“I forget which was the first distemper I plunged into – some fearful, devastating scourge, I know – and, before I had glanced half down the list of ‘premonitory symptoms’, it was borne in upon me that I had fairly got it.”
Perhaps it is just as well that the School had not quite been founded in 1889; otherwise, English literature might have been deprived of one of its great comic works.
In Jerome K. Jerome’s celebrated semi-fiction Three Men in a Boat, J. and his two friends, upon consulting a medical volume, proclaim themselves to be suffering from an assortment of maladies: cholera, diphtheria, typhoid fever and – most concerning to them – overwork! However, rather than presenting themselves as case studies for health research, their remedy is to take a leisurely voyage up the Thames in a rowing skiff from Kingston to Oxford.
The novel had been intended to be a serious piece of travel writing; however, the factual accounts of the landscape and riverside towns soon gave over to comical digressions and anecdotes of boating misadventures. Originally derided by critics, it proved a hit with readers and grew to become a literary classic. Since its first publication, Three Men in a Boat has never been out of print.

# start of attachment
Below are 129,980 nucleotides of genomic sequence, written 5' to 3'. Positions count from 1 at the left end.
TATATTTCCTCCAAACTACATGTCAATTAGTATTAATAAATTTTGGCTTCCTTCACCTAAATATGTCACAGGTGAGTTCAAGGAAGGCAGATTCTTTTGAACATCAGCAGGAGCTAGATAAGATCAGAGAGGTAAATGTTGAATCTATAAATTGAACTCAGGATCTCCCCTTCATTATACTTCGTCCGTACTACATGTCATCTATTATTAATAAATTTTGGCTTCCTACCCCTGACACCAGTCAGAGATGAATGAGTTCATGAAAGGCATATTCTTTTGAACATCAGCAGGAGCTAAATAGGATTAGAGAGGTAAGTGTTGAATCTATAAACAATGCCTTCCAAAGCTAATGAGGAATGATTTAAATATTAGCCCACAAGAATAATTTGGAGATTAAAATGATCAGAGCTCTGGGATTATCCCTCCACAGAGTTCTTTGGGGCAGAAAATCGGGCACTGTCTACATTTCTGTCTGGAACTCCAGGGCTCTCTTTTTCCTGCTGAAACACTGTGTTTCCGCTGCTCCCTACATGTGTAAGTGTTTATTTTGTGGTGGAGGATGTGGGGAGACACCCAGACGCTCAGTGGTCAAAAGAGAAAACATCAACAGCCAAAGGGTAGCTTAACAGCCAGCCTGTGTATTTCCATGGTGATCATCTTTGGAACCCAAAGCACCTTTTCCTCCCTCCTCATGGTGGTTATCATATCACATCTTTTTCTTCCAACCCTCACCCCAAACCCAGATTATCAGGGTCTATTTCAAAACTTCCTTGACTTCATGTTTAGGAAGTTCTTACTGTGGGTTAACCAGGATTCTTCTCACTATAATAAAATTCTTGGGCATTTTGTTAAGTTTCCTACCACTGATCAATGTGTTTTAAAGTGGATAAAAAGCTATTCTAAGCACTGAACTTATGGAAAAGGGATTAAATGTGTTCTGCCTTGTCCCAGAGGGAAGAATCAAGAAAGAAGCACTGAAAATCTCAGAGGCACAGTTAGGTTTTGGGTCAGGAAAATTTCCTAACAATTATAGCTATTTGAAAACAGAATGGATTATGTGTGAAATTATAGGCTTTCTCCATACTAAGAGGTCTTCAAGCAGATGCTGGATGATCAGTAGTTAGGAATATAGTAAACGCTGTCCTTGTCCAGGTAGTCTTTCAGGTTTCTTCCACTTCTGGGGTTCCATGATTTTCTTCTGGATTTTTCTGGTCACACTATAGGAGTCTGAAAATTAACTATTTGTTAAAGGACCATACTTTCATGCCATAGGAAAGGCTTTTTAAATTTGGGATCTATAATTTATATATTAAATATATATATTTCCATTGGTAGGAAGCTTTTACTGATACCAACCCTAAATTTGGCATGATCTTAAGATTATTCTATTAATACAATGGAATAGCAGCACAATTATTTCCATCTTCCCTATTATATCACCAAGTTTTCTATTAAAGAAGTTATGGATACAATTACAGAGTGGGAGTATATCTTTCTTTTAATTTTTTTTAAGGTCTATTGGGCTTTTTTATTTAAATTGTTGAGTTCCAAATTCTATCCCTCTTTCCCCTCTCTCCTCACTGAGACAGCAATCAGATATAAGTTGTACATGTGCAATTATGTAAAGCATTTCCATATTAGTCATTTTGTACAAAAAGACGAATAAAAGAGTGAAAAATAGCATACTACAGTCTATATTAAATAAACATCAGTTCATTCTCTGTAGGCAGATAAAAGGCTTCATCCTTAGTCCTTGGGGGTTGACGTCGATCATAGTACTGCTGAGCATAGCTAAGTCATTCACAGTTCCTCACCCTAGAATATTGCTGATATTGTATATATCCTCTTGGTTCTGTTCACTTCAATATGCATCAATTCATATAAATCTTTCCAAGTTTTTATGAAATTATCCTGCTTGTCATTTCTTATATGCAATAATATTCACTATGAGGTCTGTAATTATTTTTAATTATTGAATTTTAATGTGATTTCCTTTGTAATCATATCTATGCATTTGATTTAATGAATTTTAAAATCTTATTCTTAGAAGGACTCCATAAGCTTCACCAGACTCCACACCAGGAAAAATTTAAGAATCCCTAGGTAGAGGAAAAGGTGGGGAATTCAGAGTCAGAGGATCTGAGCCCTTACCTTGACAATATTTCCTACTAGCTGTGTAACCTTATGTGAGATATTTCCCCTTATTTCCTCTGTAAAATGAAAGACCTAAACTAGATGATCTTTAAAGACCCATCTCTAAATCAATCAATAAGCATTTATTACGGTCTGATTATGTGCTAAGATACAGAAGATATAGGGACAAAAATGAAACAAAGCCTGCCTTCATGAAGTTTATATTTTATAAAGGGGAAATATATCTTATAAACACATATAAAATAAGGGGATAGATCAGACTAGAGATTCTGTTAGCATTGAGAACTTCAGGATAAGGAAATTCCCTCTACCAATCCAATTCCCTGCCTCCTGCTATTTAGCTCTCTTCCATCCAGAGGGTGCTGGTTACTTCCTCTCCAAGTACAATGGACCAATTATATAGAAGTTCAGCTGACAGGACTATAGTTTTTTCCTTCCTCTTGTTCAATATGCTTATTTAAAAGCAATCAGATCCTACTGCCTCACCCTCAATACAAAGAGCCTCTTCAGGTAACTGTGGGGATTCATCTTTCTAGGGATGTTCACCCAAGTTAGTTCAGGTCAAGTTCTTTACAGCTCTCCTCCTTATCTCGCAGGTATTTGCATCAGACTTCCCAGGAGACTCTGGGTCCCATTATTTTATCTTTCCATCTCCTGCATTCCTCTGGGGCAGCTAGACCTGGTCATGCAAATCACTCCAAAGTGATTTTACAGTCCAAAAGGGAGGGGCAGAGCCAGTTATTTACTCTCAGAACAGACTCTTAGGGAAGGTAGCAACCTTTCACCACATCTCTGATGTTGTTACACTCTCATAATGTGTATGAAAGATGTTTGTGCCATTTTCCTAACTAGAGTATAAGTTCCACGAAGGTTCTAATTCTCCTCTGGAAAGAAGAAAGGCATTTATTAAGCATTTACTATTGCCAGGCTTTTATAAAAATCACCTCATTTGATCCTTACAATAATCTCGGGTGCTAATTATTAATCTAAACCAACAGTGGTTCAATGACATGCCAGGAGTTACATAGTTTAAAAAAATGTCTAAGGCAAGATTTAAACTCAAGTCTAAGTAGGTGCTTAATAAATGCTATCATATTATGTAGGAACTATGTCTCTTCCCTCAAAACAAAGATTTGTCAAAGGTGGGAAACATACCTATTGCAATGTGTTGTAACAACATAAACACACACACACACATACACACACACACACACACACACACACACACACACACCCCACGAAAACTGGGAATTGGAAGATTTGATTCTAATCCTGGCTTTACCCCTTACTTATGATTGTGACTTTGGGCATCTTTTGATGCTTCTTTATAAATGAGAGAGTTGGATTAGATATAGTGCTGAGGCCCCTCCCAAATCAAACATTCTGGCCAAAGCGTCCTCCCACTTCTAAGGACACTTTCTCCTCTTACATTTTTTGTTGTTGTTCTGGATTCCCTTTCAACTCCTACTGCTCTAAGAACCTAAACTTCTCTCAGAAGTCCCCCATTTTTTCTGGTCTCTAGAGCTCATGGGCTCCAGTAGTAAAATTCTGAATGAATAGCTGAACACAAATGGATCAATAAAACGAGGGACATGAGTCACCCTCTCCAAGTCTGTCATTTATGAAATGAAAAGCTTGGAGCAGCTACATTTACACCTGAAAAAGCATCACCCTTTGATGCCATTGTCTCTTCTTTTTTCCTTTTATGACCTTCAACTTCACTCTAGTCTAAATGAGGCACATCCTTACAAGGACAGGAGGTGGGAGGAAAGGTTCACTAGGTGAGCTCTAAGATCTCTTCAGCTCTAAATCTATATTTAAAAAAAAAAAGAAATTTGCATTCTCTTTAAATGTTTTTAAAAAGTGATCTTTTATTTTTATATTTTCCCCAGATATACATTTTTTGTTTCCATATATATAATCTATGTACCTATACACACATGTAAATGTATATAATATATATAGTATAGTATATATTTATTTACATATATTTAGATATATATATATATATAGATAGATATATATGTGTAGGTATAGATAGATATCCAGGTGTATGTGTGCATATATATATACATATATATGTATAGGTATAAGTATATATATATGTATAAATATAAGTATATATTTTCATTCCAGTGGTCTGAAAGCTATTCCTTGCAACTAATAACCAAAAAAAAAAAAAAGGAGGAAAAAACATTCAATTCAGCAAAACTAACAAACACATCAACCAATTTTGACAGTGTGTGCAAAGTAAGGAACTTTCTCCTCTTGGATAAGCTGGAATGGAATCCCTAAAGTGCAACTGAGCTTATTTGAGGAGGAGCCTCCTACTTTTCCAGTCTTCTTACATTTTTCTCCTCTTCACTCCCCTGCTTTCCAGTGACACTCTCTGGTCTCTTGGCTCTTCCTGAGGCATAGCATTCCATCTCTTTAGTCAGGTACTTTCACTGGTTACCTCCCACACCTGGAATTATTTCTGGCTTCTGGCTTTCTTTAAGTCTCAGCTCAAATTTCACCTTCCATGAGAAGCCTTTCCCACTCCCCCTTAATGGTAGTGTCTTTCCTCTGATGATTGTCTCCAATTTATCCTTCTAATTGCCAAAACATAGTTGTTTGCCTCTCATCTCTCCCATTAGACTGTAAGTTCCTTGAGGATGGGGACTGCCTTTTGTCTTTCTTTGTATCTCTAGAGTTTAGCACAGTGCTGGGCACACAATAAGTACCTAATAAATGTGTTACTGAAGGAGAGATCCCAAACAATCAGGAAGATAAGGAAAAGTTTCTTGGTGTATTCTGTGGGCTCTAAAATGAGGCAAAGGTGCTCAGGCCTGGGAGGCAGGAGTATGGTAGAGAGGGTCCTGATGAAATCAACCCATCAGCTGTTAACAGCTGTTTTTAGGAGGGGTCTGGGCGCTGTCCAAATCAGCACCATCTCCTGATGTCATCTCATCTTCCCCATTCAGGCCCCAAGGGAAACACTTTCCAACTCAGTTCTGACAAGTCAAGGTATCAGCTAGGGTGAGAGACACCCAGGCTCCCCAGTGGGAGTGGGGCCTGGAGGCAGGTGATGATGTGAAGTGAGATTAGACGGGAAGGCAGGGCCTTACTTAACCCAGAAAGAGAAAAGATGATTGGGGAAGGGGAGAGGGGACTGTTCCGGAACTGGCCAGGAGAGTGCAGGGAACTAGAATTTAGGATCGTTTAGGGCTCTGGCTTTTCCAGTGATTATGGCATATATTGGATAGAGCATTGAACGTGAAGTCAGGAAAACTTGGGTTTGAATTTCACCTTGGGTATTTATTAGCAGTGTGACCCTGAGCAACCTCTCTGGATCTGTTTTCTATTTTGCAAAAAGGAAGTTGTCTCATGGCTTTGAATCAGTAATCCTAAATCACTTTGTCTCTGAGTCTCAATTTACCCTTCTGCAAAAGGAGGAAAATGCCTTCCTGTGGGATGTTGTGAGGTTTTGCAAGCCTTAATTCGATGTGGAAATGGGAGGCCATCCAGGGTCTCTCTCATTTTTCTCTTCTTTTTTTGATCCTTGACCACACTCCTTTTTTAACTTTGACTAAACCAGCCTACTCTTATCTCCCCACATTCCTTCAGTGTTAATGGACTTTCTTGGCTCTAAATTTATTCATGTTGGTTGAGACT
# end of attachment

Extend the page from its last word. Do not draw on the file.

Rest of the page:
This week, a blue plaque recognising Jerome’s brief residence at the address was unveiled at 32 Tavistock Place, directly across the road from the School’s Tavistock Place buildings. The plaque was made possible by champions of the local area, the Marchmont Association, and the Jerome K. Jerome Society.
The suitably light-hearted ceremony was attended by comedians Griff Rhys Jones and Rory McGrath who, along with Dara Ó Briain, had recreated the three men’s journey in a series for the BBC. Following the unveiling, Chair of the Marchmont Association Ricci de Freitas, Mayor of Camden Jonathan Simpson and local MP and former Secretary of State for Health Frank Dobson joined local residents and Jerome enthusiasts bedecked in blazers and boaters, at a lunch reception in the School’s Tavistock Place gardens.
Participating in such an event is a wonderful way for the School to engage with the local community, and it serves as a reminder of how closely connected the Bloomsbury area’s rich cultural, literary and healthcare histories are – and particularly fitting in this instance, given our own waterborne origins, albeit on a ship in Greenwich and not a skiff in Kingston!